Don’t get me wrong, it’s still pretty great, but Jupiter’s Great Red Spot is the smallest scientists have ever seen it.
According to the most recent Hubble Space Telescope observations, the colossal storm that makes up the spot is no “only” 10, 250 miles across. You could still plop the entire Earth in that badboy, easy, but it’s a far cry from its glory days. The spot was 14,500 miles across in 1979 and was estimated to be 25,500 miles in the 1800s.
The spot is estimated to have been recently shrinking 580 miles a year. No one knows why for sure.
“In our new observations it is apparent that very small eddies are feeding into the storm,” said Amy Simon of NASA’s Goddard Space Flight Center in Greenbelt, Maryland. “We hypothesized that these may be responsible for the sudden change by altering the internal dynamics and energy of the Great Red Spot.”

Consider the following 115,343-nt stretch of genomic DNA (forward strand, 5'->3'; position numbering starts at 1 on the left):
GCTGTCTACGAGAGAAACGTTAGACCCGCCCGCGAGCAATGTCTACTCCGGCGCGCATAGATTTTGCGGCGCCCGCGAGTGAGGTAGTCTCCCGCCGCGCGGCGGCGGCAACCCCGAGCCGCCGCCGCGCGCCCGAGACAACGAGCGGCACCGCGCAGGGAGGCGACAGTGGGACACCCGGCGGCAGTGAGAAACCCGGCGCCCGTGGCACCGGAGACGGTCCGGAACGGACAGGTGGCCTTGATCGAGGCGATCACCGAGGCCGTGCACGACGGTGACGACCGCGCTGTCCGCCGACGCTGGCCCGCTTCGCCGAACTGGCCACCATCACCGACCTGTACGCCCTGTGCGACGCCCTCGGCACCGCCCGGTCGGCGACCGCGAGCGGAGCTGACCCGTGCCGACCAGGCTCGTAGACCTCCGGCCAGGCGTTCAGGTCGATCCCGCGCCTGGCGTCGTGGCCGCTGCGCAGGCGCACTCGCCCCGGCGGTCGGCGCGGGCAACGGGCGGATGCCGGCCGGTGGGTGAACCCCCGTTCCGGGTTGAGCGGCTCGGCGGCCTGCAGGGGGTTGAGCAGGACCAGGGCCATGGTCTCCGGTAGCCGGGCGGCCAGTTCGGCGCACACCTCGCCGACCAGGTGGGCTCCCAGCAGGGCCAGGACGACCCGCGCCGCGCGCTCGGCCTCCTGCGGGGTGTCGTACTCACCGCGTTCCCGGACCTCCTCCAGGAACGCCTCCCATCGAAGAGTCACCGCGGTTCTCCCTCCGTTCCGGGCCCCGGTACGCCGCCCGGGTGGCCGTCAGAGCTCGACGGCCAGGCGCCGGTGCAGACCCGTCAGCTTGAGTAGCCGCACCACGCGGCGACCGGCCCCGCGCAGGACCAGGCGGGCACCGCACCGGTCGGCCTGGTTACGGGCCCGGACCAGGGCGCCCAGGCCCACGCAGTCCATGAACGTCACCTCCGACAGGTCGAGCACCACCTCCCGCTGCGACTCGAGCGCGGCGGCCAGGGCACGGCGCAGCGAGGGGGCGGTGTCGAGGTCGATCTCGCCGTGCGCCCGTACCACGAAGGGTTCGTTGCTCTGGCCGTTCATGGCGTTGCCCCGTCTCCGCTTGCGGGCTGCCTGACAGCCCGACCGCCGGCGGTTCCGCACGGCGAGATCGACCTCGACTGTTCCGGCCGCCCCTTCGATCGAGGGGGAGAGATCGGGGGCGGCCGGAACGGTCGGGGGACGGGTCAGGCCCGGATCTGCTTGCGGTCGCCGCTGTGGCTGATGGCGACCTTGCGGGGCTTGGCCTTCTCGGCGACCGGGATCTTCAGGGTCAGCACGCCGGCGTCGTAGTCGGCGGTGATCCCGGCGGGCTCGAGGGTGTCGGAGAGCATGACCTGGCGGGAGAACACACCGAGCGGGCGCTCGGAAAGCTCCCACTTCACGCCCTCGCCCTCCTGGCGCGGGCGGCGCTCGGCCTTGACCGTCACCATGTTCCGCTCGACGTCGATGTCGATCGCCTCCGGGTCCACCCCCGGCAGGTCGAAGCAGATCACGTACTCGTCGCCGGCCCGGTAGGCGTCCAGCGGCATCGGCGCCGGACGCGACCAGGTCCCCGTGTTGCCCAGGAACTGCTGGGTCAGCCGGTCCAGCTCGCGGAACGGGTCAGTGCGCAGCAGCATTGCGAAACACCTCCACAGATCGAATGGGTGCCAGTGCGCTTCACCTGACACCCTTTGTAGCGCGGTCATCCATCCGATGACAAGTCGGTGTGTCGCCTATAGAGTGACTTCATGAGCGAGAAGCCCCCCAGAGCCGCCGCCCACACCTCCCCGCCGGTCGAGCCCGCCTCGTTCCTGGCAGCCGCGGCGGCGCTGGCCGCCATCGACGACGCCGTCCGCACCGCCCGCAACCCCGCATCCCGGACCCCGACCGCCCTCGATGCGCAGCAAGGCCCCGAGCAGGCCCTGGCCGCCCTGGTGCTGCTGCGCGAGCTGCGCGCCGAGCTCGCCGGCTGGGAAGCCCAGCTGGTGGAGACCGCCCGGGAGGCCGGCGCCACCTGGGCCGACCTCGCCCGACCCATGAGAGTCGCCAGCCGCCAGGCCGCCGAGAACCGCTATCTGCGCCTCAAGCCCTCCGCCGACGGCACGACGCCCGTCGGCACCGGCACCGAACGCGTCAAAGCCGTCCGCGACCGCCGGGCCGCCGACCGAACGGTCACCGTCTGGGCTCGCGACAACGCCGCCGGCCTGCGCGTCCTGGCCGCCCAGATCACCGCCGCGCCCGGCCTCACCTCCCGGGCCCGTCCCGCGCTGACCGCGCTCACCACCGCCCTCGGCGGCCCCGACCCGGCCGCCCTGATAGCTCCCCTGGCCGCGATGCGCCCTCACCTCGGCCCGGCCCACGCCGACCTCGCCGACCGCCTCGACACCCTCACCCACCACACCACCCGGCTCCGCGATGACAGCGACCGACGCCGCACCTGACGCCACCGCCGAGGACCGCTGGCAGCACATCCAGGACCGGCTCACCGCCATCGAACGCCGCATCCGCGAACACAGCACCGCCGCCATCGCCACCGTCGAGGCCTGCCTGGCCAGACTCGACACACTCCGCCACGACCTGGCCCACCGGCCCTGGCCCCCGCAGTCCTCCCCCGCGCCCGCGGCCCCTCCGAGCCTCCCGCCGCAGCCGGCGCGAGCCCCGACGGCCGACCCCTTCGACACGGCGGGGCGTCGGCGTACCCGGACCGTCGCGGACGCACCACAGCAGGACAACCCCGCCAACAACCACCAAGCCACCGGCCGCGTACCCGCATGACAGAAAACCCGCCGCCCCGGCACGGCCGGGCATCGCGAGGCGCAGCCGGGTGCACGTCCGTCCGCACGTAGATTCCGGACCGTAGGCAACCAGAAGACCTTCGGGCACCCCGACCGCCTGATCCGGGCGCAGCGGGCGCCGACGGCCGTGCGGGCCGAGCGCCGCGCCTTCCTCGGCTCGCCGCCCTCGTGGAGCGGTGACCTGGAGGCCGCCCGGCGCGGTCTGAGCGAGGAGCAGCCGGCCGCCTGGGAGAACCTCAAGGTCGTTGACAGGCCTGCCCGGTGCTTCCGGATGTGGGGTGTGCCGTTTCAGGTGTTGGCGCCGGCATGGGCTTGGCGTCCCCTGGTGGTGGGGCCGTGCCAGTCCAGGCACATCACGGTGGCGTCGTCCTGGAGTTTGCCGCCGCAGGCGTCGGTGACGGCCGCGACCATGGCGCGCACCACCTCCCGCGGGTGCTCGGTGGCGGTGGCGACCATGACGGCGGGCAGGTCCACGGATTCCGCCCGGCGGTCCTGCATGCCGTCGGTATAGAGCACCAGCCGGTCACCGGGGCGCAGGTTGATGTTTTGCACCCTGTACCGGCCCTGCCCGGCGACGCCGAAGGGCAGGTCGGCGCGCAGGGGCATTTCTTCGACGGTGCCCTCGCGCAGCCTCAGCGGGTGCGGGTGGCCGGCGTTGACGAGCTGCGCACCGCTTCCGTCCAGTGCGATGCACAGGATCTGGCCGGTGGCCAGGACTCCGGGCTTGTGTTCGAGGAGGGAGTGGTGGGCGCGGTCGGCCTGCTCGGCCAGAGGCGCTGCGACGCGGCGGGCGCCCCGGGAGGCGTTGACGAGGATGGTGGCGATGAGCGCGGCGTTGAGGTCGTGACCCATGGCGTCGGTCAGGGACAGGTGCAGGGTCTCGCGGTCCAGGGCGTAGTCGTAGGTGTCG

Simon plans a study to test that hypothesis. In the meantime, I guess we might as well start getting used to the idea that we’ll eventually have to come up with a new name for the spot. Mediocre Red Spot just doesn’t have the same ring to it, though.
[Source: Science Daily]